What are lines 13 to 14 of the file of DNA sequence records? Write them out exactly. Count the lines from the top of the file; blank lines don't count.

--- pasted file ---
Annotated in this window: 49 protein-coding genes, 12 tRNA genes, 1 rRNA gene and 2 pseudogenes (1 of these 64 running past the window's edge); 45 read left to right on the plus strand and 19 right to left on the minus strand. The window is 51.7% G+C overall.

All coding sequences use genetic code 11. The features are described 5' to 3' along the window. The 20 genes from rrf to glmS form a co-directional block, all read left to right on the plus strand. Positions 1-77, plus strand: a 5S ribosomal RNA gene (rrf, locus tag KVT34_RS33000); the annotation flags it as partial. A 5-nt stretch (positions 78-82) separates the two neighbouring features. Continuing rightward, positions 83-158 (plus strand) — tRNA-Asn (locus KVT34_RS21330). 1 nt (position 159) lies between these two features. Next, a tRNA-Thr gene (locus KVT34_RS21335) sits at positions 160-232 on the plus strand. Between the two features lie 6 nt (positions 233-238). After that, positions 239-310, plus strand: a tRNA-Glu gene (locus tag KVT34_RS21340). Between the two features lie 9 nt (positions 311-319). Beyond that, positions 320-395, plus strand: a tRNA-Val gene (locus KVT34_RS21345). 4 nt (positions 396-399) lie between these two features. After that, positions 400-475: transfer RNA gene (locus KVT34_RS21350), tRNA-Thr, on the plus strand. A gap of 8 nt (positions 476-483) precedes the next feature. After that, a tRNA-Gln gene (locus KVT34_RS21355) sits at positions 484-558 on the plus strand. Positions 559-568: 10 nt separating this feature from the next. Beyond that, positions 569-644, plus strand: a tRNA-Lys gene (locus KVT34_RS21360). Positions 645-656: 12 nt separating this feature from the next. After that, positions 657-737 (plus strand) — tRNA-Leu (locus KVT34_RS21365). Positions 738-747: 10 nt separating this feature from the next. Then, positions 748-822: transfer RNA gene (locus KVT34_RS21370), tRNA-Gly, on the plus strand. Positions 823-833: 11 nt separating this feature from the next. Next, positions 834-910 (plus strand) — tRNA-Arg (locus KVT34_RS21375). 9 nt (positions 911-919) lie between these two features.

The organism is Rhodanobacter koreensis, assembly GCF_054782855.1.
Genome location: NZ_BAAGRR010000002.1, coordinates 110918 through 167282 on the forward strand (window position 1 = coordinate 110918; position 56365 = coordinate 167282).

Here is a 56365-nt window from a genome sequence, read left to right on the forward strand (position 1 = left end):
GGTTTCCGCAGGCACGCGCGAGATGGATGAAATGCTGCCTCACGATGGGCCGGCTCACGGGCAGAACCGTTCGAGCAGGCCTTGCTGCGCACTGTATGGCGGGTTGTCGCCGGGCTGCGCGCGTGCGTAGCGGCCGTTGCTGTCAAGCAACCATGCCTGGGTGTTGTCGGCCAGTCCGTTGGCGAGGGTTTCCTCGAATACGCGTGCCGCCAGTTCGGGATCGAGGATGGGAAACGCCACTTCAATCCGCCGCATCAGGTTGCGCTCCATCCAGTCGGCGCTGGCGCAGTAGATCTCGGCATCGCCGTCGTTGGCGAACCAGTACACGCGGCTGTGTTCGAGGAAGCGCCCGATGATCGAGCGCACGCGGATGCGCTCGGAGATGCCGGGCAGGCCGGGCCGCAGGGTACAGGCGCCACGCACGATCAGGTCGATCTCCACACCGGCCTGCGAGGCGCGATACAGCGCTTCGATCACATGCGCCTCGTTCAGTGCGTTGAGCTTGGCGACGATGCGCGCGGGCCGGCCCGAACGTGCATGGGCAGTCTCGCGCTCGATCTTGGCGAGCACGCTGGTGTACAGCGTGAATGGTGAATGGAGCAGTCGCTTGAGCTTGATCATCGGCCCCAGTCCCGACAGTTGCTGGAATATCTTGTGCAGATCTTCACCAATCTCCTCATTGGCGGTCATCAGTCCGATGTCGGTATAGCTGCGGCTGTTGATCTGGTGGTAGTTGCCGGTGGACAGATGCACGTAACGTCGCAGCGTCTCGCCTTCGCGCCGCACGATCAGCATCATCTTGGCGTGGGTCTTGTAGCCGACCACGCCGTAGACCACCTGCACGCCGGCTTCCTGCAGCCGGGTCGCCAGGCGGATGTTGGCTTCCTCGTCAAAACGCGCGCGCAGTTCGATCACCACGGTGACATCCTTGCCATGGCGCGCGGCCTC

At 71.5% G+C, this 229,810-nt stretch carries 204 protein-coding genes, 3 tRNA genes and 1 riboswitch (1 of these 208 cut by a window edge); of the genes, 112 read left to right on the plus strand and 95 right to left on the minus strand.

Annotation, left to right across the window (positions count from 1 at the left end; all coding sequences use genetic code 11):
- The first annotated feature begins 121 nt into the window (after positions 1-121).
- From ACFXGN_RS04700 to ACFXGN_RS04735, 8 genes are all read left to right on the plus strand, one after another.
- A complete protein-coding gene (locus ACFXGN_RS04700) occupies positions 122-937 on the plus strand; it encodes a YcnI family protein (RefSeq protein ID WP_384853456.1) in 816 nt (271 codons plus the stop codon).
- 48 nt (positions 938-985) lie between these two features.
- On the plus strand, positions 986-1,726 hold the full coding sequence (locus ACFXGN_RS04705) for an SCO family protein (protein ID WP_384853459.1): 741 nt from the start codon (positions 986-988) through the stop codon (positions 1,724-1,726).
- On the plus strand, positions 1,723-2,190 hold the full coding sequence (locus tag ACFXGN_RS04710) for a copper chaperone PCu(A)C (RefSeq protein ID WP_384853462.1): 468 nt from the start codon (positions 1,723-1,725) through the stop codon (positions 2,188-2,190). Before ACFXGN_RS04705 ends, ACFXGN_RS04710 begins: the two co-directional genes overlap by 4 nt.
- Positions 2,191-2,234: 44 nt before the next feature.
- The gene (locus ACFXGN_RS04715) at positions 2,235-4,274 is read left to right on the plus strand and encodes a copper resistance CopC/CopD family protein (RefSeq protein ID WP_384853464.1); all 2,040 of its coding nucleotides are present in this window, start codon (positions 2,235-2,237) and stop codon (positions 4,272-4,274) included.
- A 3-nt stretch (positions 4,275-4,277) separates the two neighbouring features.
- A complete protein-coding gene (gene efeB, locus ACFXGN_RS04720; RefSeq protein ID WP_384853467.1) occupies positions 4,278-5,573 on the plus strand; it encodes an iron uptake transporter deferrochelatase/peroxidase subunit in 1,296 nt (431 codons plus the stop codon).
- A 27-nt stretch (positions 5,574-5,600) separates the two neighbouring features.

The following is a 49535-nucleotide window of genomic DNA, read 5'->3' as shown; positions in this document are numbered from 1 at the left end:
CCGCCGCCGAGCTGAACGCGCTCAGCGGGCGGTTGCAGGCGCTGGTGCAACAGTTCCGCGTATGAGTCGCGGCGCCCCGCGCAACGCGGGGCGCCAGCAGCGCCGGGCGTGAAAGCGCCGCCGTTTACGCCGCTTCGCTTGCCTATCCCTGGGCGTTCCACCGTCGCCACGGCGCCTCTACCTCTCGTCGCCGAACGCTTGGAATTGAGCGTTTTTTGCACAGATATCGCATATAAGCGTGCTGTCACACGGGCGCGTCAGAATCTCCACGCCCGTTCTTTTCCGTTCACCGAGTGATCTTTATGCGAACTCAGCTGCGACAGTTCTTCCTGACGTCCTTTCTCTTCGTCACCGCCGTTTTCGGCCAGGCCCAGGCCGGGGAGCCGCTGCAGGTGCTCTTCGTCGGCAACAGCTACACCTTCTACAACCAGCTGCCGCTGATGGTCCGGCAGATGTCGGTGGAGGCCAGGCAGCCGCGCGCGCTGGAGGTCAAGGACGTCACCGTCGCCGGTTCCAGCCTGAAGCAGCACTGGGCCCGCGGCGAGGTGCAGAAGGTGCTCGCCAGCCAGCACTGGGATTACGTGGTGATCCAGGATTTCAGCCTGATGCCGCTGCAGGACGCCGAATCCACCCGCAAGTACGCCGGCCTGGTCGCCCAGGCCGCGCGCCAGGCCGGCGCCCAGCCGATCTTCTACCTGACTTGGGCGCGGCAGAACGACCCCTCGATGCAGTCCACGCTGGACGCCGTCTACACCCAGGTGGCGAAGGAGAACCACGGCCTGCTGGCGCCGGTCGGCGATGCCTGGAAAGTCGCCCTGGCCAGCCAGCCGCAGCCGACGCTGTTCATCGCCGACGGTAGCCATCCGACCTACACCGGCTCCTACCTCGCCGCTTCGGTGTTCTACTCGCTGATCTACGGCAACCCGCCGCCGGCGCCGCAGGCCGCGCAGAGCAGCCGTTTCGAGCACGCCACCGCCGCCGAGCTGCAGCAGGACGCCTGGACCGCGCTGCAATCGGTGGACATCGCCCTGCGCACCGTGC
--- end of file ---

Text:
- On the plus strand, positions 986-1,726 hold the full coding sequence (locus ACFXGN_RS04705) for an SCO family protein (protein ID WP_384853459.1): 741 nt from the start codon (positions 986-988) through the stop codon (positions 1,724-1,726).
- On the plus strand, positions 1,723-2,190 hold the full coding sequence (locus tag ACFXGN_RS04710) for a copper chaperone PCu(A)C (RefSeq protein ID WP_384853462.1): 468 nt from the start codon (positions 1,723-1,725) through the stop codon (positions 2,188-2,190). Before ACFXGN_RS04705 ends, ACFXGN_RS04710 begins: the two co-directional genes overlap by 4 nt.